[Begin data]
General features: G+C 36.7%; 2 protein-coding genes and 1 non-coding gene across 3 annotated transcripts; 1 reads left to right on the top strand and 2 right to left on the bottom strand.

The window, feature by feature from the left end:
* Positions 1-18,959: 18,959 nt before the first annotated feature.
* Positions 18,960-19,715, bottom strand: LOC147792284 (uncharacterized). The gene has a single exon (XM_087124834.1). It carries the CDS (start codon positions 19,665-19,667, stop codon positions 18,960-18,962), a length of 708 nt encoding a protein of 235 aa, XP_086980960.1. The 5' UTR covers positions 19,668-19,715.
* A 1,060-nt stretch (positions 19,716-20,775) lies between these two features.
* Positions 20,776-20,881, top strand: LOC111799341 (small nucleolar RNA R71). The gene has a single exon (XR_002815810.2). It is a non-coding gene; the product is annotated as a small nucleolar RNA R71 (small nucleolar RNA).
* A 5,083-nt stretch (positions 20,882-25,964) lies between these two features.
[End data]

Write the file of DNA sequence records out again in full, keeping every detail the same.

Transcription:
General features: G+C 36.7%; 2 protein-coding genes and 1 non-coding gene across 3 annotated transcripts; 1 reads left to right on the top strand and 2 right to left on the bottom strand.

The window, feature by feature from the left end:
* Positions 1-18,959: 18,959 nt before the first annotated feature.
* Positions 18,960-19,715, bottom strand: LOC147792284 (uncharacterized). The gene has a single exon (XM_087124834.1). It carries the CDS (start codon positions 19,665-19,667, stop codon positions 18,960-18,962), a length of 708 nt encoding a protein of 235 aa, XP_086980960.1. The 5' UTR covers positions 19,668-19,715.
* A 1,060-nt stretch (positions 19,716-20,775) lies between these two features.
* Positions 20,776-20,881, top strand: LOC111799341 (small nucleolar RNA R71). The gene has a single exon (XR_002815810.2). It is a non-coding gene; the product is annotated as a small nucleolar RNA R71 (small nucleolar RNA).
* A 5,083-nt stretch (positions 20,882-25,964) lies between these two features.